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The Flash Festival Review 2016 held at the Looking Glass Theatre (Hazelrigg House), St Peter's Church and Castle Hill URC, Northampton

For two previous years the Flash Festival had been a highlight of my theatre year. Full of energy, invention and talent, the University Of Northampton BA Actors students had created many a magic moment. So once again I was back at the brand new locations for 2016 for six days and thirteen shows of entertainment in the company of fellow "independent reviewers" Mudbeast76 and new recruit The Real Chrisparkle.

The first thing that must be said about this years Flash was that of the three I have attended, it was significantly the best organised. Our five event organisers, Vicky Cooper, Aisha Ruth-Francis, Lucy Taylor, Daniel Gardner and James Broomfield were without doubt more organised and enthusiastic than any previous ones, and more importantly they had the stamina for the whole week. This coupled with a much improved schedule over the previous year, a better website design, more busy hub space and the impressive videos that were recorded made this without doubt the best year yet. Congratulations to you all.

The venues this year, all brand new, were also the most perfect selection. Breathing new life into not only the event, but by their very nature, life into the plays performed in them. Shows like Mortem Artis could hardly have been imagined in a venue other than the claustrophobic basement at Hazelrigg House. While St Peter's Church created a buzz of new ideas into The End and The Hold Up that no routine theatre space could have done. Even the more routine spaces like the studios at Hazelrigg House and Castle Hill URC were perfect for the more standard play performances, with the latter a really brilliant venue of future potential.

Attendance seemed to be improved on previous years also, although many of the venues were smaller and the bulk of the audience still consisted of other students. Therefore I think there is still work needed to get these shows into the public domain more. However with fifteen shows sold out, there was some good success. My recommendation for next year (and to whom it may concern, there should definitely be a next year, Flash must live on) is to maybe drop a weekday and get shows onto the Sunday to allow a more general audience the chance to attend.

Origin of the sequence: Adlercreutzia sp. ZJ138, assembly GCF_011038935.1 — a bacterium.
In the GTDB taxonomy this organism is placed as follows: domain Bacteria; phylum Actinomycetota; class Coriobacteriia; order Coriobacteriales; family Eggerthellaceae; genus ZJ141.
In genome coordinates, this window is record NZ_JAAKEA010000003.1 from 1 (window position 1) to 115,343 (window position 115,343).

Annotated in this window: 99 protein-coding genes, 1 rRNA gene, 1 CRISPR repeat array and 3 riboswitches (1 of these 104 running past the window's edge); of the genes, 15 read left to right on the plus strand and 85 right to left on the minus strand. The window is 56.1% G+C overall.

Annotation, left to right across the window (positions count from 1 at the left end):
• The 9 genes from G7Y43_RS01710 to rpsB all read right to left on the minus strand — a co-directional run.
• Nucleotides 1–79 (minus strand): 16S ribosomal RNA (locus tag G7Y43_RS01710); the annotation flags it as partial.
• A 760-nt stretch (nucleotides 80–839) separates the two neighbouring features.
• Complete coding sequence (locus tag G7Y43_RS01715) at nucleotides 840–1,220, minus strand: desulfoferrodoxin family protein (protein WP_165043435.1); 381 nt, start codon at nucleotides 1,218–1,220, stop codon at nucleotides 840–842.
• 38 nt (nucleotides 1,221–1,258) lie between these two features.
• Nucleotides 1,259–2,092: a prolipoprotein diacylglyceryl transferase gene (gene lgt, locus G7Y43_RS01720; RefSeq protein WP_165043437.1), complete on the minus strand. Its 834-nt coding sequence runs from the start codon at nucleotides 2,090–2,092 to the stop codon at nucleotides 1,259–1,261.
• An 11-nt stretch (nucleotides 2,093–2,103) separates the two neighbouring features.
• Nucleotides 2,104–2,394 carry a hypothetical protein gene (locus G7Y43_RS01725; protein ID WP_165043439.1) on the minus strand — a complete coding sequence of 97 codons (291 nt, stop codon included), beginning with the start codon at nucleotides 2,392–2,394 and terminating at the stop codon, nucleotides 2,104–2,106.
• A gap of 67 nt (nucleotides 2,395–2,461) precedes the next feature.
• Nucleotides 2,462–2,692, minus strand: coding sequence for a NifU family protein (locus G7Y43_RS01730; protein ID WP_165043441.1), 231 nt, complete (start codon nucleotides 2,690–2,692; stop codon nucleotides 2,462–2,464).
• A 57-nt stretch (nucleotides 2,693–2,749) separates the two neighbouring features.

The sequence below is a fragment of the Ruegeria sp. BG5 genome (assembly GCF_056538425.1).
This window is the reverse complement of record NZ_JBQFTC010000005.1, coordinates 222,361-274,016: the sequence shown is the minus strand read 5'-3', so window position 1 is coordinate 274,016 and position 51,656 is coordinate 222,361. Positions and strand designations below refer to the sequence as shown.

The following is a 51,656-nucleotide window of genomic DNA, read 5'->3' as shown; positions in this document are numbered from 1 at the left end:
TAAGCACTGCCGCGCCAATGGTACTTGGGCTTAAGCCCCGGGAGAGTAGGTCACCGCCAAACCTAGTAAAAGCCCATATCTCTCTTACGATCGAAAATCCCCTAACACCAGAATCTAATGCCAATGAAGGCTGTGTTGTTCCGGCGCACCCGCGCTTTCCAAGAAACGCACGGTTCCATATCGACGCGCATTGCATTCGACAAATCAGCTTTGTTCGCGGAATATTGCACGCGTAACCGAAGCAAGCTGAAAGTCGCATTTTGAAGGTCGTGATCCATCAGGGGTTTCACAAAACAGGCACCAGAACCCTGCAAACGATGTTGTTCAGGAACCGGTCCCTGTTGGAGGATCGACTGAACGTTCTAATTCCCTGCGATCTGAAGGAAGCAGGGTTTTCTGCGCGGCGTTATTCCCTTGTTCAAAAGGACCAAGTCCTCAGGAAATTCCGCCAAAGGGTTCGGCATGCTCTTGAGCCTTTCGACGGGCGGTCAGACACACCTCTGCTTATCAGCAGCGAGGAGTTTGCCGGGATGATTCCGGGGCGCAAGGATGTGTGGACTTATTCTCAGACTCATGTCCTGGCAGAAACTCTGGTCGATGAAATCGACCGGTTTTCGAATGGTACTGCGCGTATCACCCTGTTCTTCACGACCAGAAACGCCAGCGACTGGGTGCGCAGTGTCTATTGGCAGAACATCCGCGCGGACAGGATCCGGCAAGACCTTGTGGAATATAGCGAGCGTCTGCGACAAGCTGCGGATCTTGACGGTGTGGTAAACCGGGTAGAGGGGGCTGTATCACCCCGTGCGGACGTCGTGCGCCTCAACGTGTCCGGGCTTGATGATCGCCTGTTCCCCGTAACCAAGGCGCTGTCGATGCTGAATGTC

Now onto the shows. This year group were the first that I had seen performances in their first year, so as I reached Flash I had followed them for twenty-five months, so had more invested in these shows than previous years.

They didn't disappoint, so let me present to you my very humble awards ceremony:

Best Technology Use

This year over the previous two, I did feel that technology was slightly underwhelming. Only certain shows used it to a great deal of success. However while there may have been some sound issues on the performance I saw, both prerecorded video, lighting and sound were used to the best effect in:
Illicit Theatre's Forever Looking Up

Best Physical Theatre

As always for the student shows, physical theatre is an important element and while there was slightly less of it in this years offering, the quality was nevertheless excellent. Shows like Altered and Forever Looking Up provided energy and style in abundance. However for the absolute entertainment and appeal of performance, as well as a significant amount of danger, the award goes to:
Two Funny's What If They Were Wrong?

Best Set

There were a number of interesting sets this year. I loved the simplicity of Mortem Artis in the basement, while 100, Acre Wood suitably created a flat with seemingly alive cupboards. Him also provided a realistic living environment very well in St Peter's Church.
However for absolute exuberance and creation of atmosphere there was nothing better than:
Illicit Theatre's Forever Looking Up

Best Individual Scene

This was far less clear cut than the last two years picks, however like both them emotionally breaking scenes, I once again without question chose a sad, but powerful one. As a song is emotionally performed, we witness the graceful packing away of an entire life. Leaving very few dry eyes in the room, the winner is:
Lead Feather Theatre Company's The Show Must Go On

Best Play

This year this was an incredibly tough category to decide with a number of shows offering a similar level of both quality and invention. That invention also created a difficulty in comparing shows, with event theatre and just simple storytelling on offer.